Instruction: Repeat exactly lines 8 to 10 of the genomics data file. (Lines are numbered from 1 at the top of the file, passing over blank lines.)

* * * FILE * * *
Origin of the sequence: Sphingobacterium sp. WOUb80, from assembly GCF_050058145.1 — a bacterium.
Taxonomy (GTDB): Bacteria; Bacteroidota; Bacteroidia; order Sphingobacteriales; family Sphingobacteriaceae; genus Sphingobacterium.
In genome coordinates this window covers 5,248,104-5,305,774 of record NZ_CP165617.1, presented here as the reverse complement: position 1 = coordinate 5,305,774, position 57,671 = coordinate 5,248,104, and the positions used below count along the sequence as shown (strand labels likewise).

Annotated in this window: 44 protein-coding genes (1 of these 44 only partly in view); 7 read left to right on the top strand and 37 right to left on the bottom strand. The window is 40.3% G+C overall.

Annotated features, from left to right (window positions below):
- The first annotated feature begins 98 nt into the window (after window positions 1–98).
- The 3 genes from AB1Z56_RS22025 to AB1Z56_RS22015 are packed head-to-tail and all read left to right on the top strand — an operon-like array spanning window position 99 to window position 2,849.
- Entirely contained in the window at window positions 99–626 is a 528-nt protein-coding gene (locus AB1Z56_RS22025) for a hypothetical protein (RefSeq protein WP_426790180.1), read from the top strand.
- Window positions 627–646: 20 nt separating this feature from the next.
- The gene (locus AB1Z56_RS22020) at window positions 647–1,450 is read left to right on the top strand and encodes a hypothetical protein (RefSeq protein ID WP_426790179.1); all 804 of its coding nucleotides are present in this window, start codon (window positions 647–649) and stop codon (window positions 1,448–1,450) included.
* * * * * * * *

- Entirely contained in the window at window positions 99–626 is a 528-nt protein-coding gene (locus AB1Z56_RS22025) for a hypothetical protein (RefSeq protein WP_426790180.1), read from the top strand.
- Window positions 627–646: 20 nt separating this feature from the next.
- The gene (locus AB1Z56_RS22020) at window positions 647–1,450 is read left to right on the top strand and encodes a hypothetical protein (RefSeq protein ID WP_426790179.1); all 804 of its coding nucleotides are present in this window, start codon (window positions 647–649) and stop codon (window positions 1,448–1,450) included.